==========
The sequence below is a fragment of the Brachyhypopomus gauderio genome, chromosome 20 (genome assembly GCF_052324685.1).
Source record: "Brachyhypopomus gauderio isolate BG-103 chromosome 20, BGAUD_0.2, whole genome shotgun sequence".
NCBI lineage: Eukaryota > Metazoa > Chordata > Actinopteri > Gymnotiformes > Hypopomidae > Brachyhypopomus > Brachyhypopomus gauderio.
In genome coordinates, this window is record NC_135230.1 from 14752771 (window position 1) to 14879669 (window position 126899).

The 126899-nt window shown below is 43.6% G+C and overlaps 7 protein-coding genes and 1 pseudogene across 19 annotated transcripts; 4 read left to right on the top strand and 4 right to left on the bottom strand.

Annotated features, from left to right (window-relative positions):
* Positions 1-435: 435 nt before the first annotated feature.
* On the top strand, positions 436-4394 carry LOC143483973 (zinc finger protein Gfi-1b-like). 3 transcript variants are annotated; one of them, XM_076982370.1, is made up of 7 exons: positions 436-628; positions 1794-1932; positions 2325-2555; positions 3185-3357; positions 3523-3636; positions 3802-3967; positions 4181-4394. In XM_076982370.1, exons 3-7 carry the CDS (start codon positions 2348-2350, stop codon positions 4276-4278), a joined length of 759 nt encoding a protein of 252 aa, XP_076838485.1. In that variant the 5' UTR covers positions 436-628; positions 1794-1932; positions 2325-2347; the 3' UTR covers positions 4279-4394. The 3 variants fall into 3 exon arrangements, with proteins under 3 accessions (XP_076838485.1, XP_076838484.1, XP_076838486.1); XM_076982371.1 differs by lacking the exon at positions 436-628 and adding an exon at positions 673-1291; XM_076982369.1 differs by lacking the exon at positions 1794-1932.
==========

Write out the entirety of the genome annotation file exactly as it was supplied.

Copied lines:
The sequence below is a fragment of the Brachyhypopomus gauderio genome, chromosome 20 (genome assembly GCF_052324685.1).
Source record: "Brachyhypopomus gauderio isolate BG-103 chromosome 20, BGAUD_0.2, whole genome shotgun sequence".
NCBI lineage: Eukaryota > Metazoa > Chordata > Actinopteri > Gymnotiformes > Hypopomidae > Brachyhypopomus > Brachyhypopomus gauderio.
In genome coordinates, this window is record NC_135230.1 from 14752771 (window position 1) to 14879669 (window position 126899).

The 126899-nt window shown below is 43.6% G+C and overlaps 7 protein-coding genes and 1 pseudogene across 19 annotated transcripts; 4 read left to right on the top strand and 4 right to left on the bottom strand.

Annotated features, from left to right (window-relative positions):
* Positions 1-435: 435 nt before the first annotated feature.
* On the top strand, positions 436-4394 carry LOC143483973 (zinc finger protein Gfi-1b-like). 3 transcript variants are annotated; one of them, XM_076982370.1, is made up of 7 exons: positions 436-628; positions 1794-1932; positions 2325-2555; positions 3185-3357; positions 3523-3636; positions 3802-3967; positions 4181-4394. In XM_076982370.1, exons 3-7 carry the CDS (start codon positions 2348-2350, stop codon positions 4276-4278), a joined length of 759 nt encoding a protein of 252 aa, XP_076838485.1. In that variant the 5' UTR covers positions 436-628; positions 1794-1932; positions 2325-2347; the 3' UTR covers positions 4279-4394. The 3 variants fall into 3 exon arrangements, with proteins under 3 accessions (XP_076838485.1, XP_076838484.1, XP_076838486.1); XM_076982371.1 differs by lacking the exon at positions 436-628 and adding an exon at positions 673-1291; XM_076982369.1 differs by lacking the exon at positions 1794-1932.